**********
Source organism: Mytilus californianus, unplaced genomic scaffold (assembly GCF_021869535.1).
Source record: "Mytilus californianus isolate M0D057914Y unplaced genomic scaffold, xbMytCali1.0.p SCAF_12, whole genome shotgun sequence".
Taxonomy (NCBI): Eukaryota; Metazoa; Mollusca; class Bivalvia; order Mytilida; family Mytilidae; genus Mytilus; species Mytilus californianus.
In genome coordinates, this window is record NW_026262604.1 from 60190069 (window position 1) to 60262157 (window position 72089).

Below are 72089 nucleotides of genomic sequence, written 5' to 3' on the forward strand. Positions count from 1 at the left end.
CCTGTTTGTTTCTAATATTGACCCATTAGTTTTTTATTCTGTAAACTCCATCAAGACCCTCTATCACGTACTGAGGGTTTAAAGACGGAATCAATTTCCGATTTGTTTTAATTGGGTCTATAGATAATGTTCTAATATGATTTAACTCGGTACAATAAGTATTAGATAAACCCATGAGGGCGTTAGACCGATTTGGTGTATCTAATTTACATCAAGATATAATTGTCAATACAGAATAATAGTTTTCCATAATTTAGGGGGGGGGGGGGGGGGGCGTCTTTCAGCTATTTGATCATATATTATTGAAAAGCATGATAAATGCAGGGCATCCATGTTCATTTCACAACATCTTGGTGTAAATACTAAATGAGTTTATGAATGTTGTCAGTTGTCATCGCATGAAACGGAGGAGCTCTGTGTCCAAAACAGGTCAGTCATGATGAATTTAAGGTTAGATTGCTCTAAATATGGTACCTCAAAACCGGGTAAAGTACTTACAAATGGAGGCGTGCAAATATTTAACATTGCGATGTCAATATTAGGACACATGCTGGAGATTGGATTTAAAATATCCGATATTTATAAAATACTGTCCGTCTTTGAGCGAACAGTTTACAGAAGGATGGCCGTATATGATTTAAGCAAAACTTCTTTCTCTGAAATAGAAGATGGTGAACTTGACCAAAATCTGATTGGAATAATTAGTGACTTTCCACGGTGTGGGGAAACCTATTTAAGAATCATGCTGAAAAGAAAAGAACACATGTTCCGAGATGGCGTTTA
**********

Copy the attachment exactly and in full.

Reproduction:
Source organism: Mytilus californianus, unplaced genomic scaffold (assembly GCF_021869535.1).
Source record: "Mytilus californianus isolate M0D057914Y unplaced genomic scaffold, xbMytCali1.0.p SCAF_12, whole genome shotgun sequence".
Taxonomy (NCBI): Eukaryota; Metazoa; Mollusca; class Bivalvia; order Mytilida; family Mytilidae; genus Mytilus; species Mytilus californianus.
In genome coordinates, this window is record NW_026262604.1 from 60190069 (window position 1) to 60262157 (window position 72089).

Below are 72089 nucleotides of genomic sequence, written 5' to 3' on the forward strand. Positions count from 1 at the left end.
CCTGTTTGTTTCTAATATTGACCCATTAGTTTTTTATTCTGTAAACTCCATCAAGACCCTCTATCACGTACTGAGGGTTTAAAGACGGAATCAATTTCCGATTTGTTTTAATTGGGTCTATAGATAATGTTCTAATATGATTTAACTCGGTACAATAAGTATTAGATAAACCCATGAGGGCGTTAGACCGATTTGGTGTATCTAATTTACATCAAGATATAATTGTCAATACAGAATAATAGTTTTCCATAATTTAGGGGGGGGGGGGGGGGGGCGTCTTTCAGCTATTTGATCATATATTATTGAAAAGCATGATAAATGCAGGGCATCCATGTTCATTTCACAACATCTTGGTGTAAATACTAAATGAGTTTATGAATGTTGTCAGTTGTCATCGCATGAAACGGAGGAGCTCTGTGTCCAAAACAGGTCAGTCATGATGAATTTAAGGTTAGATTGCTCTAAATATGGTACCTCAAAACCGGGTAAAGTACTTACAAATGGAGGCGTGCAAATATTTAACATTGCGATGTCAATATTAGGACACATGCTGGAGATTGGATTTAAAATATCCGATATTTATAAAATACTGTCCGTCTTTGAGCGAACAGTTTACAGAAGGATGGCCGTATATGATTTAAGCAAAACTTCTTTCTCTGAAATAGAAGATGGTGAACTTGACCAAAATCTGATTGGAATAATTAGTGACTTTCCACGGTGTGGGGAAACCTATTTAAGAATCATGCTGAAAAGAAAAGAACACATGTTCCGAGATGGCGTTTA